Thursday, September 30, 2010

In Rotation, September 2010

The terrifying fact that September is over is somewhat mitigated by the great games I've played this month:

XBOX 360
  • Finally(!), Dragon Age: Origins goes down. Think I clocked in at about 55 hours for this first playthrough. At some point I will go back and play through the other origin stories; I have to be in a certain mood, I find, to put the DA disc in the drive, but once I do, time disappears. The expansion pack Awakening is sitting unopened on my shelf, but I think I'll let it sit a while longer before diving in. I need something a little less serious, like...
  • Dead Rising 2. Check yesterday's post for initial impressions. Will reserve further judgment until I've progressed more.
  • The Chronicles of Riddick: Escape From Butcher Bay. Inspired by Matt Weise's recent post praising this game, I jumped on Amazon and snagged the 360 update, the 2-fer pack of Butcher Bay and Assault on Dark Athena. I'd played Butcher Bay on the original Xbox and had been pleasantly surprised; playing through it again, I have to agree with Matt that this game is way ahead of its time in a number of ways. It's pretty brilliant, actually, despite what one might expect from a game starring Vin Diesel. Look for a post soon on how Riddick anticipates, and in some ways exceeds, its spiritual successor, Batman: Arkham Asylum.
  • Lara Croft and the Guardian of Light. This well-produced co-op platformer/beat-em-up/puzzler was great fun, mostly because it provided Mrs. JPG multiple opportunities to watch me, at her urging, plunge off cliffs to my death. "Okay, you jump, and I'll catch you with the grappling hook." "Are you sure? Because the last 13 times..." "No, no, really, this time I mean it!" Mmm-hm.
  • Shadow Complex. After finishing Guardian of Light, I jumped back in for another playthrough of the standout game of last summer. I was curious, after having just completed another terrific downloadable title, how well this one would hold up. Short answer: very well. In the coming weeks, I'll do a Tale of the Tape series comparing these two games, which I think are terrific examples of the most exciting new trend in the console space.
PC
  • Civilization IV. Booted 'er up again to cope with Civ V envy, and hot damn is this a great game. There is something uniquely satisfying about not only building an empire, butcharting its course over centuries through political, technological, religious, economic, and military policy. It's hard to believe this is one of the few strategy games that truly understands that being a world power is not simply about military conquest. There is so much going on in the background of Civ games that it's really a staggering achievement of programming; it's a shame the fetishizing of "graphics" detracts attention from the genius of game systems. Although Civ can be daunting - there's definite information overload for someone new to the franchise - I think I've finally turned a corner and become a convert. And as evidence, I present my recent portable game of choice...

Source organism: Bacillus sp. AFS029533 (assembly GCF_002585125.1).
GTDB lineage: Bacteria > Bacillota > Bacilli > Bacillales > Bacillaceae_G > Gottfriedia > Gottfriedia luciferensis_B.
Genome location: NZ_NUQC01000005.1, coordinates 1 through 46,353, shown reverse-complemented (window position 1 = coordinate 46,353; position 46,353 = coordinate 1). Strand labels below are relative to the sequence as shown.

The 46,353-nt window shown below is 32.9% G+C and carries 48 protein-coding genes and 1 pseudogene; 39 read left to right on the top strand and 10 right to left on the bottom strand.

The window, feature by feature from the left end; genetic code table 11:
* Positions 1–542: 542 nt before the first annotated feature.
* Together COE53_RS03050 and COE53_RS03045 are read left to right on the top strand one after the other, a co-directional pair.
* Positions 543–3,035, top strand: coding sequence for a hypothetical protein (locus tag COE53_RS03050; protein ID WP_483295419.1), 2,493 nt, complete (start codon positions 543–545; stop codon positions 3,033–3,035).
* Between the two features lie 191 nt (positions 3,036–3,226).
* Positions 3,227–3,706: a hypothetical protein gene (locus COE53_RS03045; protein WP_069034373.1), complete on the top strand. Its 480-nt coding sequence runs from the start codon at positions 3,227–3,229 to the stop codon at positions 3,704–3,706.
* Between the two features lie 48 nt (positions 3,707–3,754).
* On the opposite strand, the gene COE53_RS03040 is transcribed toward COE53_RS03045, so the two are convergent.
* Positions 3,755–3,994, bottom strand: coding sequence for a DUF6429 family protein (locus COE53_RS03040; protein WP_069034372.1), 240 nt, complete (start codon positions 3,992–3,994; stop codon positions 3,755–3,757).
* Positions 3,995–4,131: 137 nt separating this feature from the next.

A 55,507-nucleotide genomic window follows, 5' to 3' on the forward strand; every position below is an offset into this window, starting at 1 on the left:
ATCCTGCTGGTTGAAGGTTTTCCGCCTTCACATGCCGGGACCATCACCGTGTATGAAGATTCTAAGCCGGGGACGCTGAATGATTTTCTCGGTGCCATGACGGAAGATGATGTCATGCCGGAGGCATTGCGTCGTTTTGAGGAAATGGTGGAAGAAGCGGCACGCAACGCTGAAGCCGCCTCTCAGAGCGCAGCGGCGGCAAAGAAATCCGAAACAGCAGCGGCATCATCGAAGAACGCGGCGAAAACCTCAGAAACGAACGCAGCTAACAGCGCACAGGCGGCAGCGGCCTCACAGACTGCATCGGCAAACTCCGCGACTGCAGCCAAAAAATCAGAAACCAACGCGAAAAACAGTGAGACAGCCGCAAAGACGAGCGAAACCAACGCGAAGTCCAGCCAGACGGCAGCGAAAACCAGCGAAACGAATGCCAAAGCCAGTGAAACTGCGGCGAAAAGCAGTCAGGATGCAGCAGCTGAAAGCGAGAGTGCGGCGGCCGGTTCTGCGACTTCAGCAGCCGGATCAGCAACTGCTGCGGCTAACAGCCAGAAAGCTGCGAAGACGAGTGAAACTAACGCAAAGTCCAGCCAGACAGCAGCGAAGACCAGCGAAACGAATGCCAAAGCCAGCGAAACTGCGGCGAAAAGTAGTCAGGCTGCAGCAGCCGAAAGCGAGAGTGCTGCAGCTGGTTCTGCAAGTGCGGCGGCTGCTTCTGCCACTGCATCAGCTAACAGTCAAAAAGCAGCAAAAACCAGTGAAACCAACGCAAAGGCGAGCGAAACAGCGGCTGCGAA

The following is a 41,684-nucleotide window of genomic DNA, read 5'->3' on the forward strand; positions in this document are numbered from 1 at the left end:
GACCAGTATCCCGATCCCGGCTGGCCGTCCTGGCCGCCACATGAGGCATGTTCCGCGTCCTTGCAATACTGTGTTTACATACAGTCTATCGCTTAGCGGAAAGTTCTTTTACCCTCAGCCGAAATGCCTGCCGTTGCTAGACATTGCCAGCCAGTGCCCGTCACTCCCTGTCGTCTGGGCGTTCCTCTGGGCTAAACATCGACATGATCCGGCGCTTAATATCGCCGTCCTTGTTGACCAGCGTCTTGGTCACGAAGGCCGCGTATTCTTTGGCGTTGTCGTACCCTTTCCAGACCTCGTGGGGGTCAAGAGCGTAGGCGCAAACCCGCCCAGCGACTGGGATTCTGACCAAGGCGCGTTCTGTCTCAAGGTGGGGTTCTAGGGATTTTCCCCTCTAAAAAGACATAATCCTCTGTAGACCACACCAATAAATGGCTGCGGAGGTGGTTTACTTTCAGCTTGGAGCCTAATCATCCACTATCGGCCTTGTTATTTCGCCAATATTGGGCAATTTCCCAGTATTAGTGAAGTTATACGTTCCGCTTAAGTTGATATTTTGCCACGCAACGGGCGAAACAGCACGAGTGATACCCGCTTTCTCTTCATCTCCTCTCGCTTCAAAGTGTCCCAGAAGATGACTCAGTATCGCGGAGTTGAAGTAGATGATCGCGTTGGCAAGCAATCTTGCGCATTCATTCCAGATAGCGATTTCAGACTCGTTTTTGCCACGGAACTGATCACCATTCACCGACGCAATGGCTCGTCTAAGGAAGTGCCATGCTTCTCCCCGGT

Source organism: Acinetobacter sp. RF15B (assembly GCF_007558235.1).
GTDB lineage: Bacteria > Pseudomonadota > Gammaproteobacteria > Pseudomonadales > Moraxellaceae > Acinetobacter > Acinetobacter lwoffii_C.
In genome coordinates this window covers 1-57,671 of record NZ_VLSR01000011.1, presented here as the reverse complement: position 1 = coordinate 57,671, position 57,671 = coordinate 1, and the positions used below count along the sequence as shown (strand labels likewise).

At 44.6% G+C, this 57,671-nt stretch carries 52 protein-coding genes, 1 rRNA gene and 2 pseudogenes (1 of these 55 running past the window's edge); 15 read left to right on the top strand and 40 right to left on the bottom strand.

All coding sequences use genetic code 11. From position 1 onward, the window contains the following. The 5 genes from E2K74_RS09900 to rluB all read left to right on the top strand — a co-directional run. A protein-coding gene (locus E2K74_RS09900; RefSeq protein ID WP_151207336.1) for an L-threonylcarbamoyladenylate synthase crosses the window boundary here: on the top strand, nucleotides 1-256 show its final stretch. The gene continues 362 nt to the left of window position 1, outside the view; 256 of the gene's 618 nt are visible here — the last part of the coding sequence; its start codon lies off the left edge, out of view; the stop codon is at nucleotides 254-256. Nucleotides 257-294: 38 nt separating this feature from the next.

NINTENDO DS
  • Civilization: Revolution. Sort of a weird iteration on the formula, isn't it? While Civ Rev contains a number of simplifications, it is surprisingly challenging, especially on the harder difficulty settings. I love the fact that these games force me to put them down; I know I'm not the first to dumbly stagger into the realization that you can't play a Civ game in one sitting, but it is remarkable how much time and attention investment the franchise encourages and expects. Because it's so well done, it pulls this off in a way, say, JRPGs often don't. But for a counter-example...
SNES [VIA ANDROID]
  • Dragon Quest I. Ostensibly as "research" for an essay I'm writing, I downloaded this classic to re-experience my favorite NES game as a child, Dragon Warrior. Turns out the ROM I got was apparently a hack of the GBA port of Dragon Quest I & II. Whatever. This was my first and best experience with an RPG, and the addictive kill monsters-level up-get gold-buy loot-kill stronger monsters progression ages well. There's always been a certain simple elegance to this game as opposed to the others in the series; once you add a party, that removes the peculiarly compelling sense of loneliness, which is what I latched onto twenty years ago. I have a lot more to say about this one, but I'll hold off for now.
  • Ogre Battle: March of the Black Queen. I remember downloading this ROM in college - the actual cartridge itself was so rare in the US I would've never played it otherwise - and getting inexplicably hooked. This is a bizarre-ass game, a weirdly charming hybrid RPG/RTS/Tarot card-sim that can be both extraordinarily punishing and rewarding. If Diablo is a loot-grab, Ogre Battle is a, and sorry if this sounds vaguely dirty, unit-grab? There's a strange thrill to recruiting new characters and assembling little divisions of your army. I haven't met many other people who've played this one, so please give a shout if you have - would love to compare notes. And finally, as if it wasn't strange enough, the game is also named after two Queen songs. I mean, that's pretty freakin' rad.

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